Abstract P139: A Paradoxical Increase in Brain Temperature Occurs Early During Cardiopulmonary Arrest.
Introduction: In patients with cardiac arrest, brain cooling is a powerful intervention to improve neurological outcome. However, brain temperature variation during the initial phase of untreated cardiac arrest has not been well characterized.
Objective: To describe passive changes in brain temperature in early untreated cardiac arrest.
Methods: Eleven domestic swine (35 kg) were anesthetized and routine respiratory and cardiovascular parameters were monitored and recorded. Temperature was recorded from various sites including the forebrain. External heat support was adjusted to maintain rectal temperature at 37±0.5 °C at baseline, but was discontinued thereafter. Ventricular fibrillation was then induced and cardiac arrest remained untreated for 15 minutes. During this phase, forebrain temperature was recorded every 60 seconds.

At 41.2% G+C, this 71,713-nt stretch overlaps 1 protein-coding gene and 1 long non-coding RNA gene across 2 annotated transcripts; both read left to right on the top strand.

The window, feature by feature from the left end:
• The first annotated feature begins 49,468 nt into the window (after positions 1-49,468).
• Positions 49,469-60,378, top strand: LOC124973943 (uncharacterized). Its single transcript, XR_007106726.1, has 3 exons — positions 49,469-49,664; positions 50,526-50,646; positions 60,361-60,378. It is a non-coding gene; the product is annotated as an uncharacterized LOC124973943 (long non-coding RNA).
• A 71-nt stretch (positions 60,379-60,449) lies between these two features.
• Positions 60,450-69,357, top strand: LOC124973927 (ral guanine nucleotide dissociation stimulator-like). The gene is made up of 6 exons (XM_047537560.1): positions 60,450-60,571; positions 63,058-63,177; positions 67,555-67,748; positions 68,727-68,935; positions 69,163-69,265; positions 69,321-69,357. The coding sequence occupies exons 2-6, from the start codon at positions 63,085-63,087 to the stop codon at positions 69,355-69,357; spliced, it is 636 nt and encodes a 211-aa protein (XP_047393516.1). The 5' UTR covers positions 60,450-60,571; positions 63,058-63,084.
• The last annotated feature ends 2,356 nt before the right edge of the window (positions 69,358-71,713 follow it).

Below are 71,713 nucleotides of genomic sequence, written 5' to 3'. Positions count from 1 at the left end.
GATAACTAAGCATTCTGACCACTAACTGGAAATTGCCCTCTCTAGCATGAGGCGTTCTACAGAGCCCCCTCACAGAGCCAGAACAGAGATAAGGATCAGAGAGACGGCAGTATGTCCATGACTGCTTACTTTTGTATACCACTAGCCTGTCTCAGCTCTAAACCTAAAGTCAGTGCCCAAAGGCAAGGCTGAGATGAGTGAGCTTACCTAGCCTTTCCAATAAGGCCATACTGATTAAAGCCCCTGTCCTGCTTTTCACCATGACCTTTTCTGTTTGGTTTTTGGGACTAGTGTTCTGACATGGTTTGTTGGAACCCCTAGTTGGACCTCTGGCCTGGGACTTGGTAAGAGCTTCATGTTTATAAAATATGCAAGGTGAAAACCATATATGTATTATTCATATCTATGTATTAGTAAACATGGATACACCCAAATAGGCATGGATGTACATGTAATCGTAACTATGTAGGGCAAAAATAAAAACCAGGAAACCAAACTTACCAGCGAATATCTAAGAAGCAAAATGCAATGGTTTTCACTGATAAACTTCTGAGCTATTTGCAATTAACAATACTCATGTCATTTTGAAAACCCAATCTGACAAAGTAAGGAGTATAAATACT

Results: The brain temperature increased in all animals after induction of cardiac arrest and remained above baseline for the duration of the study period. Peak mean (±SEM) increase above baseline was 0.26 (±0.03) °C and was reached after 9 minutes. Brain temperature slowly declined thereafter. The maximum and minimum temperature increase in individual animals was 0.42 °C and 0.13 °C, respectively.
Conclusions: Brain temperature consistently and rapidly increases in the early phase of untreated cardiac arrest in anesthetized swine. This may parallel ongoing, yet diminishing, heat production from cerebral metabolic activity in the face of cessation of convective heat removal via cerebral blood flow.